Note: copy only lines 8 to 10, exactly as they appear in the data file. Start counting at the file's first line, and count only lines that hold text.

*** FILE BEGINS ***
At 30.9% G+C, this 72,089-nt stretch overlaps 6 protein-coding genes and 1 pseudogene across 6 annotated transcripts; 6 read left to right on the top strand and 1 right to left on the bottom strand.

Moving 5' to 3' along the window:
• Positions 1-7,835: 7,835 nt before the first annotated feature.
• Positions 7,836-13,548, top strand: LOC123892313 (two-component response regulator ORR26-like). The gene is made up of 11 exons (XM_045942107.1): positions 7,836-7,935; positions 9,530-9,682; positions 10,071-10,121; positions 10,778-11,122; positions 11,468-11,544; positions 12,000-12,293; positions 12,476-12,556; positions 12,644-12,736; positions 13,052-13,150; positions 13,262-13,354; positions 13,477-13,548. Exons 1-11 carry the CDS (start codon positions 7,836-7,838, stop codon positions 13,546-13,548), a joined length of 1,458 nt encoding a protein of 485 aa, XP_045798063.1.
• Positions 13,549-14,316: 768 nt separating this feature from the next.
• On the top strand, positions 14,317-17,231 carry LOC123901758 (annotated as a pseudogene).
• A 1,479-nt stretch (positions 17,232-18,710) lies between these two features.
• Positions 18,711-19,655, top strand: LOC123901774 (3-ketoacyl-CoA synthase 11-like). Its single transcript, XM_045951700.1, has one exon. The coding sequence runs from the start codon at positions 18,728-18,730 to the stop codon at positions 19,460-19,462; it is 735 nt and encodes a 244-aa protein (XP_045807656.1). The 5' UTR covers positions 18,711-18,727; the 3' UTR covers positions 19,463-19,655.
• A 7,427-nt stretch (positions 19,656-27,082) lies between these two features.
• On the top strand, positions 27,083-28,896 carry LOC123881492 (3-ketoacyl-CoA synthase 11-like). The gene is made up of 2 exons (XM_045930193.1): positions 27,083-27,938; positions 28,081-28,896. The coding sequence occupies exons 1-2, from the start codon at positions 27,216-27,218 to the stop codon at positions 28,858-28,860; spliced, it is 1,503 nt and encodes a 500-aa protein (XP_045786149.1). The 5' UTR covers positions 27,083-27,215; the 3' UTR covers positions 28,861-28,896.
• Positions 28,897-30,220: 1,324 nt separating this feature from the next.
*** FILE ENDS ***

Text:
• Positions 18,711-19,655, top strand: LOC123901774 (3-ketoacyl-CoA synthase 11-like). Its single transcript, XM_045951700.1, has one exon. The coding sequence runs from the start codon at positions 18,728-18,730 to the stop codon at positions 19,460-19,462; it is 735 nt and encodes a 244-aa protein (XP_045807656.1). The 5' UTR covers positions 18,711-18,727; the 3' UTR covers positions 19,463-19,655.
• A 7,427-nt stretch (positions 19,656-27,082) lies between these two features.
• On the top strand, positions 27,083-28,896 carry LOC123881492 (3-ketoacyl-CoA synthase 11-like). The gene is made up of 2 exons (XM_045930193.1): positions 27,083-27,938; positions 28,081-28,896. The coding sequence occupies exons 1-2, from the start codon at positions 27,216-27,218 to the stop codon at positions 28,858-28,860; spliced, it is 1,503 nt and encodes a 500-aa protein (XP_045786149.1). The 5' UTR covers positions 27,083-27,215; the 3' UTR covers positions 28,861-28,896.